‘They then left to sail to the east of the country . . . until they reached a cape stretching out seawards. It was covered with forest. After they sheltered their ship in a sheltered cove and put out gangways to the land. [Their leader] then spoke: “This is an attractive spot, and here I would like to build my farm.”
That’s the description of the landing of the first Europeans on the North American continent almost 500 years before Christopher Columbus, around 1000 a.d. The Saga of the Greenlanders identifies the speaker and the Viking expedition’s leader as Thorvald Erikson, the son of Erik the Red, the Viking explorer of Greenland. But the arrival of the Norsemen is more closely associated with Thorvald’s brother, Leif, who is honored in the October 9 U.S. national holiday celebrating the Vikings’ achievement — a holiday that actually tells us something profound about rebuilding our post-COVID America.
Even in this woke age, the national holiday celebrating Leif Erikson’s landing in Newfoundland (which is why the day is also celebrated in Canada) hasn’t stirred anything like the controversy surrounding Columbus Day. One reason is that, unlike Columbus claiming the entire continent for the king and queen of Spain, Leif and Thorvald Erikson and their companions were only looking for a place to build a farm and make new lives for themselves — a goal most American immigrants can identify with.
Another is that the Erikson brothers’ arrival, instead of spawning a series of European colonial empires with a controversial legacy (to which we nonetheless owe our civilization), left only a handful of settlements that vanished almost without trace. In fact, it was not until the 1960s that archaeologists proved that the stories in the Norse sagas about a North American colony known as Vinland were based in fact.
Archaeological research at Epaves Bay on the northern edge of Newfoundland exposed the remains of eight buildings, including a boat-repair yard and a blacksmith’s shop, and objects found at the site confirmed the settlement was of Norse origin. Up to 100 people made a living for themselves at L’Anse aux Meadows for more than a century, and they used this as a base for trade with the region farther south, which they named Vinland after the grapes grown there — although no evidence exists showing that Vinland housed a permanent Viking settlement.
By the time the archeologists weighed in, however, the idea of Leif Erikson landing in America before Columbus had already taken root, thanks to the 1874 book by Ramus B. Anderson that suggested several fanciful disembarkation spots for the intrepid Viking, including in Rhode Island and Massachusetts (and is one reason why there’s a statue of Leif Erikson in Boston to this day). By then the issue was also entangled in questions of Scandinavian-American pride. The choice of October 9 as the official holiday had nothing to with the son of Erik the Red himself and everything to do with October 9 being the date when the first shipload of Norwegian immigrants arrived in the United States in 1825.
When other evidence of the Norse achievement was lacking, some enthusiasts were willing to create some. There was for example the Kensington Runestone, a 200-pound slab of greywacke stone covered in Viking runes that a Swedish immigrant miraculously turned up in rural Minnesota in 1898, but which experts even then agreed was a modern fabrication. The authenticity of the purported 15th-century Vinland Map preserved at Yale University Library, which shows a section of North America’s coastline southwest of Greenland dubbed “Vinlanda Insula,” has been the subject of debate since its discovery in 1965. Last month, the library announced that new tests had revealed that the 15th-century map was actually drawn with 20th-century ink.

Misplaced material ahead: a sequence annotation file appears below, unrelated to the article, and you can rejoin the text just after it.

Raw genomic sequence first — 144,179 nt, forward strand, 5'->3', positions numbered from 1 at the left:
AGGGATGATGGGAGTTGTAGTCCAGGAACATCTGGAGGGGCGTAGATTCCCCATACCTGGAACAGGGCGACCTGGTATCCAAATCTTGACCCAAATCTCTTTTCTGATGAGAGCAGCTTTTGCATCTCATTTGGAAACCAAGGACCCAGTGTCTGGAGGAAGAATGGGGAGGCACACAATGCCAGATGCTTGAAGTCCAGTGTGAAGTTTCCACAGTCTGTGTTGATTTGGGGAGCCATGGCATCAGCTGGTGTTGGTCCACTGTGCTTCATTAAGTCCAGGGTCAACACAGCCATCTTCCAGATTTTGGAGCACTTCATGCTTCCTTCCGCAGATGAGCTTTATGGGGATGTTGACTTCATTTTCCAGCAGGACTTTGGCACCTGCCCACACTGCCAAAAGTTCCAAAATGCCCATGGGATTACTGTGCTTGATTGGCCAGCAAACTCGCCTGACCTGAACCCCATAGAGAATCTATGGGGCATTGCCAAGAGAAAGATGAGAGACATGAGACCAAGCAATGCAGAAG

The Leif Erikson story has its ugly side. Racial theorists have used the evidence both real and manufactured of a Norse arrival before Columbus to prove that America somehow had Nordic “Aryan” roots — a fantasy still repeated by some neo-Nazis. But in spite of it all, the controversies swirling around other European forays into America, including Jamestown, haven’t undermined the heroic symbolism of those Viking voyages and the virtues those figures embodied, as well as their more obvious faults.
Of course, they could be violent and rapacious; but they were also intrepid businessmen and the precursors of globalization. They also took a far more modern view of women than most of their European contemporaries. Not only did Viking women often accompany their men on expeditions and long voyages like the one to America, but archaeological evidence (especially a Viking gravesite outside Birka in Sweden) suggests that in some cases, they may have led those expeditions themselves. In the sagas, Leif’s sister Freydis plays an important role in fighting off attacks on the Vinland settlement by native warriors.
In fact and in literature, both sexes exhibited the same fierce self-reliance in the face of unknown dangers as well as the strong bond of trust and comradeship that enabled Vikings to cross an ocean in open boats to create a safe haven for themselves and their families.
It’s not uncommon to feel cut off from our usual moorings and abandoned by the institutions that are supposed to protect us from the dangers lurking on our borders, in our city streets, and on the Internet. But this can give us an added appreciation of the bonds of trust that have always bound families and communities together for survival and that sustain individual courage and self-reliance — both for the Eriksons and their companions and for ourselves.
We may not all be Vikings today. But all of us can see more than a bit of Viking in ourselves as Americans, as we journey together toward an unknown shore.
Something to Consider
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